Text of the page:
When I started The Design Files in early 2008, there were no homes to start with. Because it wasn’t really geared that way. It started as a documentation of creative people doing creative things. So it was covering artists and illustrators and designers. And the homes came a bit later because I love interiors. I was working in film, and there was a set dresser who had a really amazing creative home. And hers was the first home I featured.

And then everyone loved it, they said, “More of this, more of this.” So it started as an occasional thing, and I decided to do it religiously every week. And now it’s not necessarily about creative people, but creative spaces, which can be much more surprising. It’s not just about someone who calls themselves a designer.

You never had a vision for it?

No. It was born out of an interest in design and creativity. It was an opportunity for me to explore a passion. And now it’s become part of the fabric of Melbourne, part of this creative spirit, this incredible culture we have here. I’m so proud of that.

Were you a creative child?

Yes, very. I always loved art and Mum says I was never still. She said, “the family would be sitting on the couch watching TV and you would come in with your piles of crayons and pencils and craft.” I was obsessed with drawing and creating. I’ve never been good at being idle or just relaxing.

So what would you say to the Lucy 10 years ago?

Ten years ago? Twenty-four. I would say, “Trust your instinct, do your own thing, start up your own business.” I spent a long time frustrated in film that I wasn’t getting to the next stage—not getting any creative control after seven years in the industry.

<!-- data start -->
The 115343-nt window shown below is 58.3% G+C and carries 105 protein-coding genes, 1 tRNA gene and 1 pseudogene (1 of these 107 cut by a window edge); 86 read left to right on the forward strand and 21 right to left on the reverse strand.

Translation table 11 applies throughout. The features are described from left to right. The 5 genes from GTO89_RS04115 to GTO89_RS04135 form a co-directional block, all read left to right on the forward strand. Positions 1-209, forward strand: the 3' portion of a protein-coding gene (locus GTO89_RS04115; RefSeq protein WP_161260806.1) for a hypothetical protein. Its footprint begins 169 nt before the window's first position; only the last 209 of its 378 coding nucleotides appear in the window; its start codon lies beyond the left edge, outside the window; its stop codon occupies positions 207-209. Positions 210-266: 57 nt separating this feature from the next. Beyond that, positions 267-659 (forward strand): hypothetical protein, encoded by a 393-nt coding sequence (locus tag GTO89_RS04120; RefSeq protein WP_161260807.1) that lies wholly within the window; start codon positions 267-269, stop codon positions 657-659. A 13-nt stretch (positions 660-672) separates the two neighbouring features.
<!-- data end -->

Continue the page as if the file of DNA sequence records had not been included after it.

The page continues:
I always wanted to be in the position of calling the creative shots. It took a while to realise I had to set that up myself. No one was going to give me that job.

So I would say, “Forge your own path. Do it your way.”

There’s been all this talk of perfection and beautiful spaces. What do you think about messy?

Messy? [Laughs] it’s funny you say that because I was reading another blog the other day, Design*Sponge. Grace Bonney, who runs that site out of New York, has been an inspiration to me. I see her site as having a similar trajectory to mine—albeit on a much bigger scale. Anyway, there was an article on there about this very idea, which really resonated with me. This idea of the “now home,” which goes against this culture of people designing and accruing things to create their future home for their future dinner party or their future family. It’s the aspirational culture we see in interior magazines especially, where everyone’s working towards this perfect lifestyle or home. But this article was telling us to celebrate the “now home”, and just have people over for dinner now! It doesn’t have to be perfect. You could be eating off a trestle table and who cares? If it’s a personal and honest expression of what your home is like in that moment, that’s okay! It’s the flipside to what we’ve been seeing in design and interior magazines for years. And it’s something I feel very passionate about. So I guess in that context a little mess is not such a bad thing.

Berry Liberman

Berry Liberman, Dumbo Feather’s publisher and editor-in-chief, drives our passion and purpose. While she’s not immersed in the heady scent of old fashioned flowers, she’s also the Creative Director of Small Giants and a mum to the three cutest kids in the world.

Photography by Sean Fennessy